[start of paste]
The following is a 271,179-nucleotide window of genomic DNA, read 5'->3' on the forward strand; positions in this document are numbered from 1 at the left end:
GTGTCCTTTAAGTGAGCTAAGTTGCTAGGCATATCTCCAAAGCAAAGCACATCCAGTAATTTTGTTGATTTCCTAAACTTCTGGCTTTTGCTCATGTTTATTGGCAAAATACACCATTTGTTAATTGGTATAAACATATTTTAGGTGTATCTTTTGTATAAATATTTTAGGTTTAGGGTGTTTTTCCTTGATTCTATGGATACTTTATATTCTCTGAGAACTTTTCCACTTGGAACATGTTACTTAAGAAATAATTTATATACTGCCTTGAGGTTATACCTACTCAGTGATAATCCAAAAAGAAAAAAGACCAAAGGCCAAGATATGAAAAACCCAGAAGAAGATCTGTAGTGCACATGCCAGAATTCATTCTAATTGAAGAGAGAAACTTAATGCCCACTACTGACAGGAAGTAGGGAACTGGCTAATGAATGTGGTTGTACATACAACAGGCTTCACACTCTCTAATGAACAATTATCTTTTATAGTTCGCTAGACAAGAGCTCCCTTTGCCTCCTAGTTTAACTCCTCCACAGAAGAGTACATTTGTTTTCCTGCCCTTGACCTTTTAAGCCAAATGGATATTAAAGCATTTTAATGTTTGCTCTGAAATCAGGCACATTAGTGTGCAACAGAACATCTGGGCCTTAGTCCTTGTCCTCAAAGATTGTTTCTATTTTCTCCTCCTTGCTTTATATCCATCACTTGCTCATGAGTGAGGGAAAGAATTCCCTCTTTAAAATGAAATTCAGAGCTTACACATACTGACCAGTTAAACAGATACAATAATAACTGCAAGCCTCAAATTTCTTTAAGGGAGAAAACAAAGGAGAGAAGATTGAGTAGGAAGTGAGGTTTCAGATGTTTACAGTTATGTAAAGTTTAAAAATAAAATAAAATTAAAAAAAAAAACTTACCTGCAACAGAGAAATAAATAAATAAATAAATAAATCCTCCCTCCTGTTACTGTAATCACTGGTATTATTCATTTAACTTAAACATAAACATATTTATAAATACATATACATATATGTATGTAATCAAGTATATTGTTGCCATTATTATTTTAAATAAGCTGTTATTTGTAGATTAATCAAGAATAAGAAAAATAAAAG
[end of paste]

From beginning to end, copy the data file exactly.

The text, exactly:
The following is a 271,179-nucleotide window of genomic DNA, read 5'->3' on the forward strand; positions in this document are numbered from 1 at the left end:
GTGTCCTTTAAGTGAGCTAAGTTGCTAGGCATATCTCCAAAGCAAAGCACATCCAGTAATTTTGTTGATTTCCTAAACTTCTGGCTTTTGCTCATGTTTATTGGCAAAATACACCATTTGTTAATTGGTATAAACATATTTTAGGTGTATCTTTTGTATAAATATTTTAGGTTTAGGGTGTTTTTCCTTGATTCTATGGATACTTTATATTCTCTGAGAACTTTTCCACTTGGAACATGTTACTTAAGAAATAATTTATATACTGCCTTGAGGTTATACCTACTCAGTGATAATCCAAAAAGAAAAAAGACCAAAGGCCAAGATATGAAAAACCCAGAAGAAGATCTGTAGTGCACATGCCAGAATTCATTCTAATTGAAGAGAGAAACTTAATGCCCACTACTGACAGGAAGTAGGGAACTGGCTAATGAATGTGGTTGTACATACAACAGGCTTCACACTCTCTAATGAACAATTATCTTTTATAGTTCGCTAGACAAGAGCTCCCTTTGCCTCCTAGTTTAACTCCTCCACAGAAGAGTACATTTGTTTTCCTGCCCTTGACCTTTTAAGCCAAATGGATATTAAAGCATTTTAATGTTTGCTCTGAAATCAGGCACATTAGTGTGCAACAGAACATCTGGGCCTTAGTCCTTGTCCTCAAAGATTGTTTCTATTTTCTCCTCCTTGCTTTATATCCATCACTTGCTCATGAGTGAGGGAAAGAATTCCCTCTTTAAAATGAAATTCAGAGCTTACACATACTGACCAGTTAAACAGATACAATAATAACTGCAAGCCTCAAATTTCTTTAAGGGAGAAAACAAAGGAGAGAAGATTGAGTAGGAAGTGAGGTTTCAGATGTTTACAGTTATGTAAAGTTTAAAAATAAAATAAAATTAAAAAAAAAAACTTACCTGCAACAGAGAAATAAATAAATAAATAAATAAATCCTCCCTCCTGTTACTGTAATCACTGGTATTATTCATTTAACTTAAACATAAACATATTTATAAATACATATACATATATGTATGTAATCAAGTATATTGTTGCCATTATTATTTTAAATAAGCTGTTATTTGTAGATTAATCAAGAATAAGAAAAATAAAAG